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White Man’s Burden: Affleck and Prendergast in Congress for Congo

13 March 2011 13 March 2011 Tags: , No Comment Print This Post Print This Post
 

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by Ann Garrison

Ben Affleck and John Prendergast in Congress, March 6th, 2010 to testify at a House Foreign Affairs Committee hearing on conflict in the Democratic Republic of Congo. No Congolese or African person testified

KPFA News Anchor Cameron Jones: On Tuesday the House Foreign Relations Committee held a hearing on the Democratic Republic of Congo, the most lethal conflict in the world since World War II, which has continued since the International Rescue Committee estimated, over three years ago, that more than 5.4 million people had died in the conflict, most of whom had died of hardship after being driven from their homes. The hearing featured the testimony of actor Ben Affleck, heiress and philanthropist Cindy McCain, and John Prendergast, co-founder of the Enough Project, a foreign policy lobbying project of the Center for American Progress. No Congolese, African, or even African American person testified. KPFA’s Ann Garrison has more.

KPFA/Ann Garrison: Friends of the Congo’s Executive Director Maurice Carney told KPFA that the absence of a Congolese or even African voice at the Congressional hearing on Congo’s catastrophe was no surprise even in the age of President Barack Obama.

Maurice Carney: It’s part of a long pattern of the colonization of information. You have experts who claim to be speaking on behalf of the Africans.

African scholars and activists Nii Akuetta, Claude Gatebuke, Emira Wood, Jacques, Bahati, Nita Evele, and Kambale Musavuli, the all African panelists at the Great LakesAdvocates' Coalition March 2nd briefing on the 2010 UN Mapping Report, which documents atrocities committed in the Democratic Republic of Congo. None of them were invited to the March 6th Affleck/Prendergast Congressional hearing on Congo. Photo credit: Arrian Lewis

KPFA: The African Great Lakes Advocacy Coalition had, six days earlier held a briefing on the UN Mapping Report, released on October 1, 2010, which documents mass atrocities in Congo, with an all African, including Congolese, panel. An intern from John Prendergast’s ENOUGH Project was in attendance, asking questions, but, as Carney noted, none of the panel’s all African speakers were invited to speak at Tuesday’s hearing.

Affleck and Prendergast attributed most of Congo’s violence to two militias, the Democratic Federation for the Liberation of Rwanda, on Congo’s southeastern border with Rwanda, and the Lord’s Resistance Army on its northeastern border with Uganda, but the African Great Lakes Advocates said that Rwandan President Paul Kagame and Ugandan President Yoweri Museveni, both longstanding U.S. allies, are most responsible, and that this has been abundantly evidenced in the UN Mapping Report, and many previous UN reports referenced in the Mapping Report.

Maurice Carney, Executive Director, Friends of the Congo

Maurice Carney: Both the FDLR and the LRA can enroll in the Museveni and Kagame School of Mass Atrocities and get a Ph.D., because the overwhelming suffering in the region has been triggered by U.S. allies Rwanda and Uganda, led by their presidents. So, when you have people testifying in Congress and talking about FDLR and LRA, to the exclusion of U.S. allies Rwanda and Uganda, you feel like you’re in the twilight zone, lIke ‘What are you talking about?’ Friends of the Congo maintains that, based on the information that these groups present, we can’t help but be led to the conclusion that they’re looking to cover for U.S. strategic and economic interests because their presentations are marked by two striking exclusions. One, a discussion around Rwanda and Uganda, and two, a discussion around multinational corporations, the mining companies that are directly involved in the region.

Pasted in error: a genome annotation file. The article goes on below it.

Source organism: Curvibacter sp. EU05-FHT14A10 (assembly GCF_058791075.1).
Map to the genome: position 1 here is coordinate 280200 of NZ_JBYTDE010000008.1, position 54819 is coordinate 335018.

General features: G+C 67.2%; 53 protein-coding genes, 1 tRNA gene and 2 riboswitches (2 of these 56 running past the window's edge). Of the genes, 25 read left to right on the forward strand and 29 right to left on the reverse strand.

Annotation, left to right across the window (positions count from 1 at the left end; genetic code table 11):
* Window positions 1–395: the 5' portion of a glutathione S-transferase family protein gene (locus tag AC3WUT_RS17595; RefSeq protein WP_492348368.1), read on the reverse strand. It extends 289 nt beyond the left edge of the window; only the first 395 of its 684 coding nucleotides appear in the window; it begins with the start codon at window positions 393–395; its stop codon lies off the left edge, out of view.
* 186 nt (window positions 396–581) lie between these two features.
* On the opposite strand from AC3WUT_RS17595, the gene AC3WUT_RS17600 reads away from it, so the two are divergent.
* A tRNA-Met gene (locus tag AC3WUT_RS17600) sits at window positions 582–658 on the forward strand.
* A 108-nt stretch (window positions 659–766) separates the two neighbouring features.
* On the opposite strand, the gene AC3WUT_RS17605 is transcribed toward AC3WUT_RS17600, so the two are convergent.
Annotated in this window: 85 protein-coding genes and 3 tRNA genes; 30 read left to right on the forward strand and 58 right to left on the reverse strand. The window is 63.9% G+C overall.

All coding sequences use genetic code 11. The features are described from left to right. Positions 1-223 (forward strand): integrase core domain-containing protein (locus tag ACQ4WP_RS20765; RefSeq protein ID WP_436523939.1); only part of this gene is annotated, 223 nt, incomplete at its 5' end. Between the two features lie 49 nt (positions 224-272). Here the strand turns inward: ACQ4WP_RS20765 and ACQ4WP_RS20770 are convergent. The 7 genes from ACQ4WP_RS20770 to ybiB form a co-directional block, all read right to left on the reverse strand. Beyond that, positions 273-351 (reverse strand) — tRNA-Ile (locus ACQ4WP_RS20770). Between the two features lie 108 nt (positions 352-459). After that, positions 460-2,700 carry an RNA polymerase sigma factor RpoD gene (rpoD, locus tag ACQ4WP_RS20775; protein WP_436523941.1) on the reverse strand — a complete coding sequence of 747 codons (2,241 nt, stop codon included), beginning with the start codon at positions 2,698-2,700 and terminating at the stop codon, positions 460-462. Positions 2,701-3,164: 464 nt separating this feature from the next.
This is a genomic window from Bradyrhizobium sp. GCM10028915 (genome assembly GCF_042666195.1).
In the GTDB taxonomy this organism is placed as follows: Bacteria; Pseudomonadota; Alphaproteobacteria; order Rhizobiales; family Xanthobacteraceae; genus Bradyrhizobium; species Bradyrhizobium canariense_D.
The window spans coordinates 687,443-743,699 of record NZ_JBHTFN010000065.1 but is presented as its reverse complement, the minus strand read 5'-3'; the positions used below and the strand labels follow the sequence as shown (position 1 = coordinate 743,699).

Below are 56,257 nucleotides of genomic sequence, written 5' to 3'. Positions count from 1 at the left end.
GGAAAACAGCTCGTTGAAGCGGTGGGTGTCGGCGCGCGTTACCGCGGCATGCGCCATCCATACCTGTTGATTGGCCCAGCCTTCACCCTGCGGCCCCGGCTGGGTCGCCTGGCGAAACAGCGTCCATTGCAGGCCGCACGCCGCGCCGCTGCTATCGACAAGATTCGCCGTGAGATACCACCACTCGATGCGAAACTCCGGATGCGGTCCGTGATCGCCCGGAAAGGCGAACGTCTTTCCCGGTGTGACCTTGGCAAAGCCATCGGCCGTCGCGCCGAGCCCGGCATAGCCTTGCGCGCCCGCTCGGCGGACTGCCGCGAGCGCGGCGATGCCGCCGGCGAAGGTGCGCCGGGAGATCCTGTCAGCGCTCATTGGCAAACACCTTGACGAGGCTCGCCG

KPFA: John Prendergast is most often introduced on talk shows, and in Congressional hearings, as an author and human rights advocate, but neither he nor ENOUGH hide his previous employment as Director of African Affairs on Bill Clinton’s National Security Council, and on the National Intelligence Council.

Ben Affleck made another celebrity appearance, last November, with Senate Foreign Relations Committee Chair John Kerry, at a press conference about foreign policy in Congo at the Center for Strategic and International Studies, which is now headed by former Deputy Director of Defense John Hamre. Again, Maurice Carney:

Former Georgia Congresswoman Cynthia McKinney held Congressional hearings on the Congo conflict in 2001.

Maurice Carney: The people called in to testify are usually those who reinforce U.S. foreign policy in a particular region of the world, not those who challenge U.S. foreign policy. So that’s just the way it works in Washington unless you connect with a progressive, such as Cynthia McKinney, when she was in the Congress. She brought in alternative views that exposed the role of U.S. foreign policy abroad. But we’ve yet to find another champion like Cynthia McKinney.

KPFA: A partial transcript of McKinney’s 2001 Congressional hearings on Congo, can be found on the website of the San Francisco Bay View Newspaper with the title “End the Conflict in Congo.” Keith Harmon Snow’s essay “Ben Affleck, Rwanda, and Corporate Sustained Catastrophe” can be found on the Dissident Voice website.

 

 

San Francisco writer Ann Garrison writes for the San Francisco Bay View, Global Research, Colored Opinions, Black Star News, the Newsline EA (East Africa) and her own blog, Ann Garrison, and produces for AfrobeatRadio on WBAI-NYC, Weekend Newson KPFA and her own YouTube Channel, AnnieGetYourGang. She can be reached at ann@afrobeatradio.com.

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